A School of Medicine study shows the plastic found in baby bottles has negative effects on female rats, but both scientists and the plastics industry say the findings do not necessarilly imply a similar result in humans.

A team of researchers, including Obstetrics and Gynecology faculty members, recently completed an experiment linking exposure of bisphenol-A, a chemical commonly found in plastics, to impaired learning and memory in female rats.

The finding has special significance for parents, since it raises the possibility baby bottles could be detrimental to a child’s health.

Neil MacLusky, one of the scientists who conducted the experiment and a former Yale researcher, said although the biological effects of BPA have been researched, the recent study explores an untouched area.

“No previous studies have asked the question of whether a low dose of bisphenol-A affects brain structure,” MacLusky said.

Although he said he is concerned by the potential for harm, MacLusky said no scientific evidence validates the claim that BPA exposure can significantly impair humans. With the actual effects of BPA exposure unknown, MacLusky said it is better to err on the side of caution.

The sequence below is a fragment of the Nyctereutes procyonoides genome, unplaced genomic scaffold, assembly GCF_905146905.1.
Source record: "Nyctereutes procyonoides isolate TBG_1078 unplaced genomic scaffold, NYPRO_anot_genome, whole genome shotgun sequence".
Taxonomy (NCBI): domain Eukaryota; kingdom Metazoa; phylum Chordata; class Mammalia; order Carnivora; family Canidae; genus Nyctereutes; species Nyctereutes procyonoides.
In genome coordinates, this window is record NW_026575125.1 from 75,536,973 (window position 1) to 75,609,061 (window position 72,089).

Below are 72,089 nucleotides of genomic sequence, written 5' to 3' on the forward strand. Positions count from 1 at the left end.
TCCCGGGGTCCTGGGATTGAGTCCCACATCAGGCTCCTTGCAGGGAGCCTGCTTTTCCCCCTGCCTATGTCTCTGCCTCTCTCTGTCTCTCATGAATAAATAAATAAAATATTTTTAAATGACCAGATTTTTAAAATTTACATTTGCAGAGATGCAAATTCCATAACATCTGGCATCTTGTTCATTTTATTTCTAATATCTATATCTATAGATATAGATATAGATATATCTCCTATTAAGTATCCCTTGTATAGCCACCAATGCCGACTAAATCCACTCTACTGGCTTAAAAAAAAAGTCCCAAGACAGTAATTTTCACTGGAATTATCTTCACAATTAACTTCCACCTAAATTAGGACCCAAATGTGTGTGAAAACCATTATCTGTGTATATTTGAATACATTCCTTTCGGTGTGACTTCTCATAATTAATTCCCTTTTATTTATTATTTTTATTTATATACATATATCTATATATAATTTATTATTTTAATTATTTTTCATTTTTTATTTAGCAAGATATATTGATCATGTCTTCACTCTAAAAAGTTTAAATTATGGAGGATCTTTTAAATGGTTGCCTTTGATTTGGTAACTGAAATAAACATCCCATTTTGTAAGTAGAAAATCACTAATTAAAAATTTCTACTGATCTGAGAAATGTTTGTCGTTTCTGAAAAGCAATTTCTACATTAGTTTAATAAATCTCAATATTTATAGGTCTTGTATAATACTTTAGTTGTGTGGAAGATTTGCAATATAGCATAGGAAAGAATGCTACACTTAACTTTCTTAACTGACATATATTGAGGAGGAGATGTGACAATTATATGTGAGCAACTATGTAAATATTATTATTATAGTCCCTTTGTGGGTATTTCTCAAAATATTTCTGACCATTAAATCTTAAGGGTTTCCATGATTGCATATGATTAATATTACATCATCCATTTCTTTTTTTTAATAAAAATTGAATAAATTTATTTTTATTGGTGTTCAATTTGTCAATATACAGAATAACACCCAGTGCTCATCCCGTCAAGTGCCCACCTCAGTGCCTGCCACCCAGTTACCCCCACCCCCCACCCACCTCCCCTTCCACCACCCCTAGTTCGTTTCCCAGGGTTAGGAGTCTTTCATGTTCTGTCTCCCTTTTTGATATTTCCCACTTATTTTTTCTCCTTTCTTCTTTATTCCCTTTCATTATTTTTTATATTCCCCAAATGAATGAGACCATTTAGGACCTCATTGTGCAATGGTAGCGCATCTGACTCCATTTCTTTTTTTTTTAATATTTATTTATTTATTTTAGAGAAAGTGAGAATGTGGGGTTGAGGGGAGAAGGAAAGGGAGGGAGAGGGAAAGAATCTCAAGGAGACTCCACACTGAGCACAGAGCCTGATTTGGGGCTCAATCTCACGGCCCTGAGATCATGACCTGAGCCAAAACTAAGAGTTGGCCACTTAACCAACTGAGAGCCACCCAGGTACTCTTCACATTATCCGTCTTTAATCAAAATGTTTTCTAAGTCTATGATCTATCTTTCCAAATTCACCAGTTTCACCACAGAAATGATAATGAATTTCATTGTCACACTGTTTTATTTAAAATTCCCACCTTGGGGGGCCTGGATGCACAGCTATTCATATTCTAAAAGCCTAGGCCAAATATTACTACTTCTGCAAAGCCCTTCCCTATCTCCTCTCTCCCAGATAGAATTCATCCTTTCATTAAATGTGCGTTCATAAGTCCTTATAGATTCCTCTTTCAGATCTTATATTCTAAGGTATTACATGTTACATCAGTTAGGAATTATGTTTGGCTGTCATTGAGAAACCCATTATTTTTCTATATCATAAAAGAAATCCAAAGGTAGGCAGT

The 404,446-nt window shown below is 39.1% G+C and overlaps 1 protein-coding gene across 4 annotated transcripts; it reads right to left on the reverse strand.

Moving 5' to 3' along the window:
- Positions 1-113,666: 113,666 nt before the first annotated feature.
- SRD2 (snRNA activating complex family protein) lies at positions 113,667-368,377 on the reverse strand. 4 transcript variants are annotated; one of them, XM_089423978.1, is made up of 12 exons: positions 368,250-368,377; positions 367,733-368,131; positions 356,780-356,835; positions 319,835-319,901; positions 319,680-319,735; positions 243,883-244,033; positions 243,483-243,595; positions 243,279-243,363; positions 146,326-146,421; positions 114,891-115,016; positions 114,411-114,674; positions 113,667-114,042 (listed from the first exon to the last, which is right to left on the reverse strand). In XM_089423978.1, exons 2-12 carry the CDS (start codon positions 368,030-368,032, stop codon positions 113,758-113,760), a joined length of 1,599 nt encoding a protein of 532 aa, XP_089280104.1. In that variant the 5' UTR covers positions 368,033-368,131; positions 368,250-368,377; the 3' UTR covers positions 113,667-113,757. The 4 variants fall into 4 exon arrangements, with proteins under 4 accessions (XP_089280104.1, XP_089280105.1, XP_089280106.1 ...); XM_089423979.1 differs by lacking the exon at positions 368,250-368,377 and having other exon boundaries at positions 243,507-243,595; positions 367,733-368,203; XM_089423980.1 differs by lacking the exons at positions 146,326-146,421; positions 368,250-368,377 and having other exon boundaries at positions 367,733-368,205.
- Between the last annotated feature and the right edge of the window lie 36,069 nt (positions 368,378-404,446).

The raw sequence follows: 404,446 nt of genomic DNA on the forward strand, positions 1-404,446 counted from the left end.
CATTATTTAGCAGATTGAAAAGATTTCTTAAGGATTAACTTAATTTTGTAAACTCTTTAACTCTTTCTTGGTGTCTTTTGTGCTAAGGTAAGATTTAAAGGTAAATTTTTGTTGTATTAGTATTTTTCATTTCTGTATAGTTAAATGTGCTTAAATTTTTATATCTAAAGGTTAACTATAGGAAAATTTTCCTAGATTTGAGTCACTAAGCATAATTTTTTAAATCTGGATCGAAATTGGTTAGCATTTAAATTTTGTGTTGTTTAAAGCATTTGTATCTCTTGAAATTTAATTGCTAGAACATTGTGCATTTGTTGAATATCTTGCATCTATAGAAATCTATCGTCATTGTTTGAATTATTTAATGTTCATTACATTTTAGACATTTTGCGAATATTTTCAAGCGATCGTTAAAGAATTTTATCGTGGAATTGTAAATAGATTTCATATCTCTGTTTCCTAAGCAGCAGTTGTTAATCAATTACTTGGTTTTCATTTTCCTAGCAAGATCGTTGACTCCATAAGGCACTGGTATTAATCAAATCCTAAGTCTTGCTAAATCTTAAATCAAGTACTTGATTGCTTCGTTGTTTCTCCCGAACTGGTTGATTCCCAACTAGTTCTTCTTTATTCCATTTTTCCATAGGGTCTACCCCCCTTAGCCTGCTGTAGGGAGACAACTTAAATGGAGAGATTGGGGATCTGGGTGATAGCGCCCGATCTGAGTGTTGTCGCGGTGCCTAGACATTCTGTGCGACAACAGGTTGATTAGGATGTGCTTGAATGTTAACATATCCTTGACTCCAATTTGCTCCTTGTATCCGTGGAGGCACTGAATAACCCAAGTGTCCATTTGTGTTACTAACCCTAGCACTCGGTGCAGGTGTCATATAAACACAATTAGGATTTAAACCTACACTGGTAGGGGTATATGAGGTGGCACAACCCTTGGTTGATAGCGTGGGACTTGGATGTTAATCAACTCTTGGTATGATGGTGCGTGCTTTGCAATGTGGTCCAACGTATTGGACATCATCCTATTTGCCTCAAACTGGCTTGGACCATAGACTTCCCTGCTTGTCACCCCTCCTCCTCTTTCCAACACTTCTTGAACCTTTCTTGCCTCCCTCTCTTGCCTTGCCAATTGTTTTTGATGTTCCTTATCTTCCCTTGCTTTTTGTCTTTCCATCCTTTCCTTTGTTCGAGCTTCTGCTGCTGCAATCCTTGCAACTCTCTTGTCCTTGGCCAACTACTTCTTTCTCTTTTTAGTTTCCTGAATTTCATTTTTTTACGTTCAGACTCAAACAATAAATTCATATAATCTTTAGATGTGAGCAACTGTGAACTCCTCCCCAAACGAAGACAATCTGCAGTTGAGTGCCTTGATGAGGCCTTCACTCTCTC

“Even though there is no direct evidence that bisphenol-A is harmful at the levels released from polycarbonate baby bottles, the decision comes down to a very simple and eminently reasonable principle — safety first, especially when dealing with children,” he said.

Until BPA is more thoroughly researched, MacLusky said he feels it would be prudent to limit the use of the compound as much as possible. Evaluation policies in the United States are geared towards minimizing risk, he said.

Although bottle manufacturers have not responded to the survey as of yet, the American Plastics Council, the major trade association for the U.S. Plastics Industry, plans to contact MacLusky to learn more about the findings, according to the Yale Office of Public Affairs.

According to the APC Web site, the majority of scientific evidence “overwhelmingly supports” the safety of plastic baby bottles.

“Parents have enough to worry about when it comes to rearing their children,” according to the site. “Diversions like the one that critics are creating about polycarbonate baby bottles only serve to scare parents and take the focus off real children’s health issues.”

Jane Milberg, a nurse in the Pediatrics Department at University Health Services, said the safety of plastic baby bottles is not a significant issue for the population she serves because most of the children are breast feeding.